Iguacu Blog

“In my dreams, I go back to my home village and see ghosts of my friends” | The impact of war trauma on Syrian and Iraqi children

Sep 15, 2017
“In my dreams, I go back to my home village and see ghosts of my friends” | The impact of war trauma on Syrian and Iraqi children
Nathanael Chouraqui
Lead Researcher, Iraq & Syria

Nathanael holds an MSc. in International Relations from the LSE, a Bachelor of Laws from the Sorbonne University and a B.A. in Government from Sciences Po Aix. He previously worked for the French Ministry of Foreign Affairs and served as Research Consultant at Harvard University. Nathanael was awarded the LSE Research Festival Highly Commended Prize for his research on post-terrorist attack resilience. He speaks French and English.

Syrian and Iraqi children have been caught up in a war-zone when they should have been going to school. In this two part series, Nathanael Chouraqui, Lead Researcher at iguacu, explores some of their stories, and the existing initiatives that address their traumas to help get them back to school.

A WAR ON CHILDHOOD

In 2016, every six hours a child died or was severely injured in Syria.

The ongoing wars in Syria and Iraq are also wars on childhood. In both countries, under 18s bear a disproportionate brunt of the conflict. There are currently more than 6 million children across the two countries who are not in regular schooling (also known as out-of-school children), they are the most vulnerable to the wars’ effects. This is not only because they miss out on education.

While documenting the precise impact of the current conflicts on children is a near impossible task, reports show, out-of-school children are significantly more at risk of being recruited and trained to fight. A similar trend has been identified for child labor, especially for boys, in both Syria and Iraq. Early marriage is more common among girls who can’t go to school. Sometimes this is a last resort for the families of the girls trying to cope with war-induced abject poverty. The use of girls as sexual slaves to fighters in extremist groups has also become widespread in both countries.

A family of 9 children from Quneitra in Syria sit in an NRC rehabilitated shelter in the Bekaa Valley, Lebanon. | Photo Credit: NRC/Sam Tarling

Among out-of school children, thousands are separated from their families and many remain unaccompanied. Many are orphans. For them “the situation is even harsher than for other children”, UNICEF regional director said.

Countless children have now recounted their experience. Whilst what they say may fail to adequately capture what they have been through, it still paints a stark picture. Ahmed is one of the many children displaced from Aleppo who now lives in a camp. He told the BBC he was once woken by a rat nibbling on his face. Baraa, an 8 year-old girl who was trapped in the city of Homs, suffered through the trauma of siege and starvation. She recalls one of her darkest moments: 


“We had a cat … they slaughtered her and sent us some of it. We ate it.” — Baraa

Tens of thousands of Syrians had crossed the border into Lebanon in search of safety, half of them were children. | Photo Credits: D.Khamissy / UNHCR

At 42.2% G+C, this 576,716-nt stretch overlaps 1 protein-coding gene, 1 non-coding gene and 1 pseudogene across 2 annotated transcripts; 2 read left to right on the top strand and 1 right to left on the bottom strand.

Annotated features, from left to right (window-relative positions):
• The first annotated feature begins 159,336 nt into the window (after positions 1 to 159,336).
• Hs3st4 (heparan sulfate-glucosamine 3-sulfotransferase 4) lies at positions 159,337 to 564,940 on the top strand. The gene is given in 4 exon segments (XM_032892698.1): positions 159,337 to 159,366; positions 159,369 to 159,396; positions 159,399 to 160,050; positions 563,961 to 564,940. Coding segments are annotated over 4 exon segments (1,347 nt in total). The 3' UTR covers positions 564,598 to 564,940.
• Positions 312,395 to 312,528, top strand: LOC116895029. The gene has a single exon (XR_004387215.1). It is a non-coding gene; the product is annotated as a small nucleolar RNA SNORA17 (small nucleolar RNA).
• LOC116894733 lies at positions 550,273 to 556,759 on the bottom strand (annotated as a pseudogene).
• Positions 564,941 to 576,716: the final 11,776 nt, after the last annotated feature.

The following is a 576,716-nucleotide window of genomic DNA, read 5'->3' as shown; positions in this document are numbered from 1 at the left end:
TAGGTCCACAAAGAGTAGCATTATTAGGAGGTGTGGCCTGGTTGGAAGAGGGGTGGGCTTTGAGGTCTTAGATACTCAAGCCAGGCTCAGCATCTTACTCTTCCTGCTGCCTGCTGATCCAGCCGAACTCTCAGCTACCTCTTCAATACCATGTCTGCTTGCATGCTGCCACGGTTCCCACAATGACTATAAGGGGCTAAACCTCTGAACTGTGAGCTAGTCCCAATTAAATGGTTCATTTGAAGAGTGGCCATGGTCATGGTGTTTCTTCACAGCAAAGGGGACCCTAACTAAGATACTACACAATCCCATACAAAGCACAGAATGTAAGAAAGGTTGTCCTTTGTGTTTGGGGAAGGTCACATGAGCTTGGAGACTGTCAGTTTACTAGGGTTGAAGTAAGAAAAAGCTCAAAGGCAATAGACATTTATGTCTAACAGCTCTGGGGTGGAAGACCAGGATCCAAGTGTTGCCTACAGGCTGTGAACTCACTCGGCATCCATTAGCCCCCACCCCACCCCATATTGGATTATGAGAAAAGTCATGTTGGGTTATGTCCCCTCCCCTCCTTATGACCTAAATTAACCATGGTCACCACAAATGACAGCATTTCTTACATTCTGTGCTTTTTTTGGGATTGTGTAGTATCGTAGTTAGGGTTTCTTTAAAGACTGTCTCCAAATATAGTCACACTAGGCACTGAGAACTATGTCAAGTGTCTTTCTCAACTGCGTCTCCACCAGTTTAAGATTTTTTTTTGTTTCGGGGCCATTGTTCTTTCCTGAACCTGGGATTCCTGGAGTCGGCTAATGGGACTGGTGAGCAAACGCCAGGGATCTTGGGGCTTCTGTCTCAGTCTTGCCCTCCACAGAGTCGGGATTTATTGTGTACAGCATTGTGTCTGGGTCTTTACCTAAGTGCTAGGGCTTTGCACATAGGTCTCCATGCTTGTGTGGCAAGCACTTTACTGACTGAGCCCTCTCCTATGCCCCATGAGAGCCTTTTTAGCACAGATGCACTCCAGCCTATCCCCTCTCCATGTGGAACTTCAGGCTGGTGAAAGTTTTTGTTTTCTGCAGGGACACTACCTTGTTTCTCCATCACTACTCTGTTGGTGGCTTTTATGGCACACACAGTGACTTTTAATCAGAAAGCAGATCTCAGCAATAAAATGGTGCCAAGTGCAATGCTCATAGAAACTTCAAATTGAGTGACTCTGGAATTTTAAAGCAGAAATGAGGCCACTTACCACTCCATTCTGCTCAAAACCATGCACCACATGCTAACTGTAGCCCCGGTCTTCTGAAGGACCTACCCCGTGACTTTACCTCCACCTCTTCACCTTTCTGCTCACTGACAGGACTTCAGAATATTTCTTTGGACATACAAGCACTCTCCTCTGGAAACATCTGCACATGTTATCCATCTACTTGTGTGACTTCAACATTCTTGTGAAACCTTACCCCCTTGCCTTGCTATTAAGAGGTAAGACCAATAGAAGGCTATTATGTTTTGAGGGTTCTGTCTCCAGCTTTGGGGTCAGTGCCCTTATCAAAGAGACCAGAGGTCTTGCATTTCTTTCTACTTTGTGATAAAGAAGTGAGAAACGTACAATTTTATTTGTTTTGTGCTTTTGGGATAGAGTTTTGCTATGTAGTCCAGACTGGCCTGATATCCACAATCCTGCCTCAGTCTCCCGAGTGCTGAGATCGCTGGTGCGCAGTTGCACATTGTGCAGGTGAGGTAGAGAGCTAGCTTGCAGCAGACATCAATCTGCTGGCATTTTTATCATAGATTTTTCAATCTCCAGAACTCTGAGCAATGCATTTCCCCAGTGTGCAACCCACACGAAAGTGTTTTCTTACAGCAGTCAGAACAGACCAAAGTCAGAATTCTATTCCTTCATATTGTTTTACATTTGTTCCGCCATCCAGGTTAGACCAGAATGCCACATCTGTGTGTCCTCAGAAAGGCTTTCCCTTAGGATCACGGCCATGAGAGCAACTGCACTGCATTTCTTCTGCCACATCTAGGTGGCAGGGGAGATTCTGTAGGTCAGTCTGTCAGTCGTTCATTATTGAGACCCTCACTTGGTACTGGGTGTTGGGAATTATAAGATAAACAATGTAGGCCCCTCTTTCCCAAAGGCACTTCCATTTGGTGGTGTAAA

Fifteen year-old Omar saw his town, Madaya, besieged for two years. He lived among malnourished children who had difficulties to walk. He was reached via Skype by journalists.

“We are being strangled here… it’s like I’m in prison.. I miss my Mum waking me up in the morning, coming back from school and being welcomed by her.”— Omar

This distressing experience led Omar to try to commit suicide by throwing himself from a balcony.

INVISIBLE WOUNDS

Omar is not an isolated case. Starvation, displacement and physical injuries often plunge children into a state of toxic stress. According to the charity Save the Children in Syria, the war has led to a nationwide increase in bedwetting, self-harm and suicide attempts. Even after reaching safety, children don’t forget the violence they’ve seen. 

“In my dreams I go back to my home village and see ghosts of my friends”-a Syrian girl interviewed by a BBC correspondent recounted.

The war, and the so-called Islamic State’s brutal education system, to which a a great many Iraqi and Syrian children have been exposed (which you can read more about here), have left a deep impact on children’s perception of themselves. According to another child:

“In the past, a twelve years old was considered young.. But not now. Now a twelve years old must go for jihad”.

Children who have stopped education struggle with the impact the war has had on their learning capacities.

NGOs provide catch-up education to thousands of Syria’s children, as many of them have missed more than a year of school due to the conflict. | Photo Credit: Russell Watkins/Department for International Development


A Syrian boy told Unicef: “I was the top of my class. But because of the war, I don’t know what happened to me. I forgot how to read.”

Depression has become increasingly prevalent, particularly among adolescents. “Once an exuberant girl, now she sits and stares out the window and secretly thinks about ending her life” an International Rescue Committee (IRC) mental health worker reported about a teenager girl from Damascus.

Experts warned that the psychological damage to an entire generation of children could become irreversible if nothing is done.

While battles are being fought with guns and bombs, there is also a war to save Iraq and Syria‘s children, and its first victory will lie in getting them back into the classroom.

Nathanael’s next blog will delve into the challenges of humanitarian response and review some of the initiatives that address the children’s traumas and help them get them back to school.

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